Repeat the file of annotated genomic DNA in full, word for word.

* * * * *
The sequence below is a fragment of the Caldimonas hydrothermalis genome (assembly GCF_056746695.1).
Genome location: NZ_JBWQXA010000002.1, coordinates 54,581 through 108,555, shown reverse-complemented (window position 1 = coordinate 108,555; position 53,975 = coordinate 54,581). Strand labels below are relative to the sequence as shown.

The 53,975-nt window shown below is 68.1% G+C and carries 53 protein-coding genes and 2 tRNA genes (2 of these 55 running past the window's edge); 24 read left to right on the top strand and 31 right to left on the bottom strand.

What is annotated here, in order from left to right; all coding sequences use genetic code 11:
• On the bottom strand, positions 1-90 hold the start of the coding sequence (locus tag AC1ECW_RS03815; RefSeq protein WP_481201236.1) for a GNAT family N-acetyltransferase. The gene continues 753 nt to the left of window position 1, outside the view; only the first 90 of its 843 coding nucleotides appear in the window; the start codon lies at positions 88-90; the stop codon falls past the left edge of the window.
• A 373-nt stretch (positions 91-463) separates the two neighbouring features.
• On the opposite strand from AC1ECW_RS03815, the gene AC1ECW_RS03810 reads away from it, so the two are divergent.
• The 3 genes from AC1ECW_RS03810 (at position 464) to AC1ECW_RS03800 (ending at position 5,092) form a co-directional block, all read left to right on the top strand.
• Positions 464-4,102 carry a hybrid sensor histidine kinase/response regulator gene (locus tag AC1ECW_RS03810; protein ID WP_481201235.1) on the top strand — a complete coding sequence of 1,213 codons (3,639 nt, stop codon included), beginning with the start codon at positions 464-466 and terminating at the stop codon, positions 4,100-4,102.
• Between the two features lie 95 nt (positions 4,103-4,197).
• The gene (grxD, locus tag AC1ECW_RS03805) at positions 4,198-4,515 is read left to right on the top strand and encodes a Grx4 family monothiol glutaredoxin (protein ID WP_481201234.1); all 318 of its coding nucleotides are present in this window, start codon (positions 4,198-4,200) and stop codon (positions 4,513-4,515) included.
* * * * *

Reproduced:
The sequence below is a fragment of the Caldimonas hydrothermalis genome (assembly GCF_056746695.1).
Genome location: NZ_JBWQXA010000002.1, coordinates 54,581 through 108,555, shown reverse-complemented (window position 1 = coordinate 108,555; position 53,975 = coordinate 54,581). Strand labels below are relative to the sequence as shown.

The 53,975-nt window shown below is 68.1% G+C and carries 53 protein-coding genes and 2 tRNA genes (2 of these 55 running past the window's edge); 24 read left to right on the top strand and 31 right to left on the bottom strand.

What is annotated here, in order from left to right; all coding sequences use genetic code 11:
• On the bottom strand, positions 1-90 hold the start of the coding sequence (locus tag AC1ECW_RS03815; RefSeq protein WP_481201236.1) for a GNAT family N-acetyltransferase. The gene continues 753 nt to the left of window position 1, outside the view; only the first 90 of its 843 coding nucleotides appear in the window; the start codon lies at positions 88-90; the stop codon falls past the left edge of the window.
• A 373-nt stretch (positions 91-463) separates the two neighbouring features.
• On the opposite strand from AC1ECW_RS03815, the gene AC1ECW_RS03810 reads away from it, so the two are divergent.
• The 3 genes from AC1ECW_RS03810 (at position 464) to AC1ECW_RS03800 (ending at position 5,092) form a co-directional block, all read left to right on the top strand.
• Positions 464-4,102 carry a hybrid sensor histidine kinase/response regulator gene (locus tag AC1ECW_RS03810; protein ID WP_481201235.1) on the top strand — a complete coding sequence of 1,213 codons (3,639 nt, stop codon included), beginning with the start codon at positions 464-466 and terminating at the stop codon, positions 4,100-4,102.
• Between the two features lie 95 nt (positions 4,103-4,197).
• The gene (grxD, locus tag AC1ECW_RS03805) at positions 4,198-4,515 is read left to right on the top strand and encodes a Grx4 family monothiol glutaredoxin (protein ID WP_481201234.1); all 318 of its coding nucleotides are present in this window, start codon (positions 4,198-4,200) and stop codon (positions 4,513-4,515) included.